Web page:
Prof Ramachandra Guha’s recent outburst at the Kerala Literature Festival has once again turned the spotlight on Rahul Gandhi.
A “fifth-generation dynast” had no chance in Indian politics against a self-made Narendra Modi, and Kerala did a disastrous thing by electing the eternal prince-in-waiting to Parliament, Guha said, kicking off a storm on social media.
Such was the fury the historian encountered that he had to explain at length and defend himself that he was primarily speaking about the rise of fascism and Hindutva in India, and Rahul Gandhi and the Congress was just one reason he attributed to it. Forget whether the defence is or is not convincing or even whether it is warranted, Guha’s denunciation has made observers re-evaluate Rahul Gandhi’s role in polity.
This writer too had ‘solemnly’ advised the secular sections to leave the poor guy alone and look for other options. As with most solemn sermons it went unheeded, and people in general, not just the Congress alone, seem to be hung up on the dynasty.
However effete today, however much ‘family-bound’, the party remains one possible force that can help stall the communal juggernaut. What with the anti-CAA protests seeming to gain traction at the very moment the economy is tanking, driving the Modi dispensation into a corner, it is more important than ever for the Congress to put its house in some reasonable order to regain its lost credibility.
After the stunning electoral debacle last year, it looked as if Rahul Gandhi had been buffeted around cruelly, and all to no end. So his walking away in a huff seemed understandable. He was also angry at requests to let his elder sister take over the reins. “Don’t involve her,” he was quoted as telling other leaders, but now it is rumoured that Priyanka might indeed oblige. And Sonia remains the interim head.
Rahul himself has not exactly walked away; he still addresses public meetings, interacts with leaders, and tweets. So long as he doesn’t take to vanavas, as it were, and retire completely from public life, he would feel compelled to react to developments around him.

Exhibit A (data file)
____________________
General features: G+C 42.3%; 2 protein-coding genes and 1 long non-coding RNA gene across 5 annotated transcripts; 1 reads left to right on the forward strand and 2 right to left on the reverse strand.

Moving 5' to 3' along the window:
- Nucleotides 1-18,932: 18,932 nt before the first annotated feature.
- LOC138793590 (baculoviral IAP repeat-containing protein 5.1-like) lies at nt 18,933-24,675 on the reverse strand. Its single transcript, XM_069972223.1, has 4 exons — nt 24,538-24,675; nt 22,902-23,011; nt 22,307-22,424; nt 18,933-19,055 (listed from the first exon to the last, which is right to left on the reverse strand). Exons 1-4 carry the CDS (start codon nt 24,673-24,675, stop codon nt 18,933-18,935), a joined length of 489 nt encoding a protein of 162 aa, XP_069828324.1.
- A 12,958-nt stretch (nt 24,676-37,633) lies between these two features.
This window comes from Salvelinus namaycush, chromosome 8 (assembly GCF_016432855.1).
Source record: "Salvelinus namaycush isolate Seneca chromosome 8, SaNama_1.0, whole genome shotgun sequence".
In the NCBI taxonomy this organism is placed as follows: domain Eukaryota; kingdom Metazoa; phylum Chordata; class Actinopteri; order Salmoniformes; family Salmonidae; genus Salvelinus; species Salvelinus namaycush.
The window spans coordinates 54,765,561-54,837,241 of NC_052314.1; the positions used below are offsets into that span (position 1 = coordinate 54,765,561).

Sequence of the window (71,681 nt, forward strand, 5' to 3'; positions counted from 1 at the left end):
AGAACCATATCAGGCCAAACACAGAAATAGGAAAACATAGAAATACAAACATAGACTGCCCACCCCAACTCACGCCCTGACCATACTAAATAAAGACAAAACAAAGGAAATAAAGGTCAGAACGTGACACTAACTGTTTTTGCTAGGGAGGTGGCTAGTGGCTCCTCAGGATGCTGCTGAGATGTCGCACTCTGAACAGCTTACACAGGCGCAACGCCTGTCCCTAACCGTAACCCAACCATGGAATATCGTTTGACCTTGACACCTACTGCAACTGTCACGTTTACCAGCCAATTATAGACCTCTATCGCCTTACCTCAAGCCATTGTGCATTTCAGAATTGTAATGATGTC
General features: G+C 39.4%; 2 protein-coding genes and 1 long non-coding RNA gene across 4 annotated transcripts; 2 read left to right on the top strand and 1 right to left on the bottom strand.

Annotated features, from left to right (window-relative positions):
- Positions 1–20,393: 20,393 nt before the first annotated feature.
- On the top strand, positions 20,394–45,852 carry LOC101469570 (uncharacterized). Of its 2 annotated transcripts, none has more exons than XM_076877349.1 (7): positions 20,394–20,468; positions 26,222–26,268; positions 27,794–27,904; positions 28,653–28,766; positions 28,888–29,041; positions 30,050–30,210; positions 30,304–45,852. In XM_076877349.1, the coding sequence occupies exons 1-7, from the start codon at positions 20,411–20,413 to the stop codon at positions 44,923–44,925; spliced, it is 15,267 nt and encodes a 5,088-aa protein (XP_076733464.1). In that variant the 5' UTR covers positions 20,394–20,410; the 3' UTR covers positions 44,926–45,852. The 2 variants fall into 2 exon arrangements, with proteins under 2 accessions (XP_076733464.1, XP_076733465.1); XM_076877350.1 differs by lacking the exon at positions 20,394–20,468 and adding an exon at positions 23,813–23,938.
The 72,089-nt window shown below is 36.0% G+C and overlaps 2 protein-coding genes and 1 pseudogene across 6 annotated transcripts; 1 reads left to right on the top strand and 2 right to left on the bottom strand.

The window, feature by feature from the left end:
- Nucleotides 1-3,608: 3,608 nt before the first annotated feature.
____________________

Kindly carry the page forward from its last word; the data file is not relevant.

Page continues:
If the corrupt and decaying Congress leadership had begged Sonia Gandhi to rescue the party back in the ‘90s, after Narasimha Rao was voted out, there could be a much larger nationwide groundswell in support of either of the two Gandhi scions as Congress president. Back then it was merely the concern of a cabal of power-mongers, but now the very concept of India as we have known it is at stake.
It should be remembered that Prof Guha himself is not part of the run-down-Jawaharlal-Nehru-for-every-little-thing gang. In a previous column, he lauded Nehru and damned Narendra Modi in no uncertain words.
In a collection of essays brought out during Nehru’s 50th death anniversary, Guha hails him as the architect of Indian democracy and praises him no end for his rational, secular ethos, even while not hesitating to point to his various flaws.
Perhaps Nehru’s own failures, compounded by his daughter and grandsons, also contributed for the rise of bigotry currently afflicting us.
The country has never been more horribly polarised. Most institutions, including the judiciary, seem to be playing it safe and deferring to the ‘collective conscience’ of the people, as represented by hate-mongers. The demolition of a settlement of the poor in Bengaluru following claims that they were illegal Bangladeshis seems to herald the long night settling down on the entire subcontinent.
To fight back it would take all the strength the secular sections can mobilise and, whether you like it or not, only the Congress has the national presence required for the onerous task. Besides, as noted journalist Shekhar Gupta once remarked, the party has secularism embedded in its genes, never mind the distortions that crept in over time.
No less a person than the CPI(M)’s Ranadive himself has noted: “If anyone except Nehru with his deep secular outlook and commitment to the modern concept of democracy had been in charge of the government, the independence of the country could have been jeopardised.” He went on to stress that “Nehru’s singular contribution in rejecting the revivalist tradition and appealing to the people on the basis of secular and modern democratic values should not be underestimated”.
So Gandhis, please don’t allow the legacy of that most illustrious ancestor of yours to be ruined by a bunch of small-minded men. If the nation needs the Congress, warts and all, to retain its sanity, the party itself needs the fifth generation dynasts to lend it cohesion. No other leader can command similar charisma in the current scheme of things.
Rahul Gandhi, particularly, must realise that there is no running away. Even if Priyanka is made the chief, he would still be very much in the limelight, both media and flunkeys chasing him wherever he goes, and perhaps most of the secular intelligentsia as well.
Hence stop playing hard to get. You have had your share of goodies as a fifth-generation dynast. The crown of thorns is also part of the bargain.
TN Gopalan is a senior journalist based in Chennai. Views expressed are the author's own.